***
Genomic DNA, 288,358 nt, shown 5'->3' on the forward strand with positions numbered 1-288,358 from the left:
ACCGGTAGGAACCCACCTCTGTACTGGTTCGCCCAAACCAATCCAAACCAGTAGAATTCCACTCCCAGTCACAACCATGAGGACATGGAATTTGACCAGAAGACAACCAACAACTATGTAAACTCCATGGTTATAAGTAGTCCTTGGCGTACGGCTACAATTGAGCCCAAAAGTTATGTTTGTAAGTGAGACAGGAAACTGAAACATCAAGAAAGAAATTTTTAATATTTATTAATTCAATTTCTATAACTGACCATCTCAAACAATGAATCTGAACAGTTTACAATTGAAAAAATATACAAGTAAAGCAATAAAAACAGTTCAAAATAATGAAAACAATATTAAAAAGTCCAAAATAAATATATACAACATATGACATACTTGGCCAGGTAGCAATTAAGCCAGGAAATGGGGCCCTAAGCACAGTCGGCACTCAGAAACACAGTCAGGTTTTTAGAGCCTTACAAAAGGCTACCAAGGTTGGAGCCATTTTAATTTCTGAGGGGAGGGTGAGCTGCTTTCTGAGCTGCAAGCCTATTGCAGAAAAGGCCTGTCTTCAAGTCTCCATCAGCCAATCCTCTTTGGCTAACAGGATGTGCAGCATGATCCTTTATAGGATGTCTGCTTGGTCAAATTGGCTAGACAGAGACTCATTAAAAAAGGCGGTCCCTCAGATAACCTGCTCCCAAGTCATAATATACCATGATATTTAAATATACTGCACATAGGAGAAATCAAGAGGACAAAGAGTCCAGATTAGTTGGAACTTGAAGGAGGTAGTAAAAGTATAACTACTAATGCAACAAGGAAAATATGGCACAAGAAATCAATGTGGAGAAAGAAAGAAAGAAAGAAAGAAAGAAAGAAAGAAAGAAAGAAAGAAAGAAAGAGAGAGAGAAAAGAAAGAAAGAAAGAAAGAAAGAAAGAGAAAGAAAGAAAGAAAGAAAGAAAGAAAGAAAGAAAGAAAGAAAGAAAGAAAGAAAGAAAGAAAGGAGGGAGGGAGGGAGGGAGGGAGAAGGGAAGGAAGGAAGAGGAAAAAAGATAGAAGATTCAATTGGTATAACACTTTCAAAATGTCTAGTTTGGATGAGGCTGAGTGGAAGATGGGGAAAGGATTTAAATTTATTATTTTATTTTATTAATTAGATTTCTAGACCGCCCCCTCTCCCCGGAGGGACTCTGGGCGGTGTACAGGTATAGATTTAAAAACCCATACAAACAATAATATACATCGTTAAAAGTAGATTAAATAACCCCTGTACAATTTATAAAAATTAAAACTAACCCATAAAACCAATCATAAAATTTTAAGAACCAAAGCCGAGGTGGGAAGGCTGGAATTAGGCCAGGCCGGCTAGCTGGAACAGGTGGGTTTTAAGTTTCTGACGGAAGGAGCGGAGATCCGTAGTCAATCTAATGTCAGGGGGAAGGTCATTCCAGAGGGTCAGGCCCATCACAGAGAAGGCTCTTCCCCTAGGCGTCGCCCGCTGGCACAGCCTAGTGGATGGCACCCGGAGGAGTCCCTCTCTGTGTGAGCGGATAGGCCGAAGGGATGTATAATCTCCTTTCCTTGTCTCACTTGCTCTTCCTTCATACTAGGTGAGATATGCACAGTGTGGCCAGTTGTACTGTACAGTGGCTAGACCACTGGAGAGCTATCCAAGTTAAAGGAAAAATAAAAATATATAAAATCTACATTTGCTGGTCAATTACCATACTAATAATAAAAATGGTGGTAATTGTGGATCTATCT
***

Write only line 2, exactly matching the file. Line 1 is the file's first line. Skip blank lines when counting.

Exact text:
ACCGGTAGGAACCCACCTCTGTACTGGTTCGCCCAAACCAATCCAAACCAGTAGAATTCCACTCCCAGTCACAACCATGAGGACATGGAATTTGACCAGAAGACAACCAACAACTATGTAAACTCCATGGTTATAAGTAGTCCTTGGCGTACGGCTACAATTGAGCCCAAAAGTTATGTTTGTAAGTGAGACAGGAAACTGAAACATCAAGAAAGAAATTTTTAATATTTATTAATTCAATTTCTATAACTGACCATCTCAAACAATGAATCTGAACAGTTTACAATTGAAAAAATATACAAGTAAAGCAATAAAAACAGTTCAAAATAATGAAAACAATATTAAAAAGTCCAAAATAAATATATACAACATATGACATACTTGGCCAGGTAGCAATTAAGCCAGGAAATGGGGCCCTAAGCACAGTCGGCACTCAGAAACACAGTCAGGTTTTTAGAGCCTTACAAAAGGCTACCAAGGTTGGAGCCATTTTAATTTCTGAGGGGAGGGTGAGCTGCTTTCTGAGCTGCAAGCCTATTGCAGAAAAGGCCTGTCTTCAAGTCTCCATCAGCCAATCCTCTTTGGCTAACAGGATGTGCAGCATGATCCTTTATAGGATGTCTGCTTGGTCAAATTGGCTAGACAGAGACTCATTAAAAAAGGCGGTCCCTCAGATAACCTGCTCCCAAGTCATAATATACCATGATATTTAAATATACTGCACATAGGAGAAATCAAGAGGACAAAGAGTCCAGATTAGTTGGAACTTGAAGGAGGTAGTAAAAGTATAACTACTAATGCAACAAGGAAAATATGGCACAAGAAATCAATGTGGAGAAAGAAAGAAAGAAAGAAAGAAAGAAAGAAAGAAAGAAAGAAAGAAAGAAAGAGAGAGAGAAAAGAAAGAAAGAAAGAAAGAAAGAAAGAGAAAGAAAGAAAGAAAGAAAGAAAGAAAGAAAGAAAGAAAGAAAGAAAGAAAGAAAGAAAGAAAGGAGGGAGGGAGGGAGGGAGGGAGAAGGGAAGGAAGGAAGAGGAAAAAAGATAGAAGATTCAATTGGTATAACACTTTCAAAATGTCTAGTTTGGATGAGGCTGAGTGGAAGATGGGGAAAGGATTTAAATTTATTATTTTATTTTATTAATTAGATTTCTAGACCGCCCCCTCTCCCCGGAGGGACTCTGGGCGGTGTACAGGTATAGATTTAAAAACCCATACAAACAATAATATACATCGTTAAAAGTAGATTAAATAACCCCTGTACAATTTATAAAAATTAAAACTAACCCATAAAACCAATCATAAAATTTTAAGAACCAAAGCCGAGGTGGGAAGGCTGGAATTAGGCCAGGCCGGCTAGCTGGAACAGGTGGGTTTTAAGTTTCTGACGGAAGGAGCGGAGATCCGTAGTCAATCTAATGTCAGGGGGAAGGTCATTCCAGAGGGTCAGGCCCATCACAGAGAAGGCTCTTCCCCTAGGCGTCGCCCGCTGGCACAGCCTAGTGGATGGCACCCGGAGGAGTCCCTCTCTGTGTGAGCGGATAGGCCGAAGGGATGTATAATCTCCTTTCCTTGTCTCACTTGCTCTTCCTTCATACTAGGTGAGATATGCACAGTGTGGCCAGTTGTACTGTACAGTGGCTAGACCACTGGAGAGCTATCCAAGTTAAAGGAAAAATAAAAATATATAAAATCTACATTTGCTGGTCAATTACCATACTAATAATAAAAATGGTGGTAATTGTGGATCTATCT